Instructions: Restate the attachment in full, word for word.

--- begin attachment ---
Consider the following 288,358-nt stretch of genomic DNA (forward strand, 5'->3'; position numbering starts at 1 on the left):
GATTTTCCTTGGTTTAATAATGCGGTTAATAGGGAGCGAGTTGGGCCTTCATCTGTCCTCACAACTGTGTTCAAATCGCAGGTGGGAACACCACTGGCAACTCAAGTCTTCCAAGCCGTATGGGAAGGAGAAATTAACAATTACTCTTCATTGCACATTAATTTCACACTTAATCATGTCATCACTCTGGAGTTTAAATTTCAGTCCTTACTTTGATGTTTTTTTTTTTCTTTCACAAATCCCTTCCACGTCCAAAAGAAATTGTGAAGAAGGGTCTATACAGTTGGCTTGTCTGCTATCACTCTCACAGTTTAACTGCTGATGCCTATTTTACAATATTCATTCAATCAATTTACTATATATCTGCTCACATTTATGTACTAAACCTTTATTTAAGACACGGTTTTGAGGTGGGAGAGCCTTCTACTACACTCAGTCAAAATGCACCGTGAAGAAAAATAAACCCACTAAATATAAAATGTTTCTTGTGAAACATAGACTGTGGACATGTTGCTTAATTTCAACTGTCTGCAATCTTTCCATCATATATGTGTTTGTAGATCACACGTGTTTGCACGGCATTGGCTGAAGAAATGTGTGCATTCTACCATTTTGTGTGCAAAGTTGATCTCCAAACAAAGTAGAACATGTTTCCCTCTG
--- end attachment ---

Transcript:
Consider the following 288,358-nt stretch of genomic DNA (forward strand, 5'->3'; position numbering starts at 1 on the left):
GATTTTCCTTGGTTTAATAATGCGGTTAATAGGGAGCGAGTTGGGCCTTCATCTGTCCTCACAACTGTGTTCAAATCGCAGGTGGGAACACCACTGGCAACTCAAGTCTTCCAAGCCGTATGGGAAGGAGAAATTAACAATTACTCTTCATTGCACATTAATTTCACACTTAATCATGTCATCACTCTGGAGTTTAAATTTCAGTCCTTACTTTGATGTTTTTTTTTTTCTTTCACAAATCCCTTCCACGTCCAAAAGAAATTGTGAAGAAGGGTCTATACAGTTGGCTTGTCTGCTATCACTCTCACAGTTTAACTGCTGATGCCTATTTTACAATATTCATTCAATCAATTTACTATATATCTGCTCACATTTATGTACTAAACCTTTATTTAAGACACGGTTTTGAGGTGGGAGAGCCTTCTACTACACTCAGTCAAAATGCACCGTGAAGAAAAATAAACCCACTAAATATAAAATGTTTCTTGTGAAACATAGACTGTGGACATGTTGCTTAATTTCAACTGTCTGCAATCTTTCCATCATATATGTGTTTGTAGATCACACGTGTTTGCACGGCATTGGCTGAAGAAATGTGTGCATTCTACCATTTTGTGTGCAAAGTTGATCTCCAAACAAAGTAGAACATGTTTCCCTCTG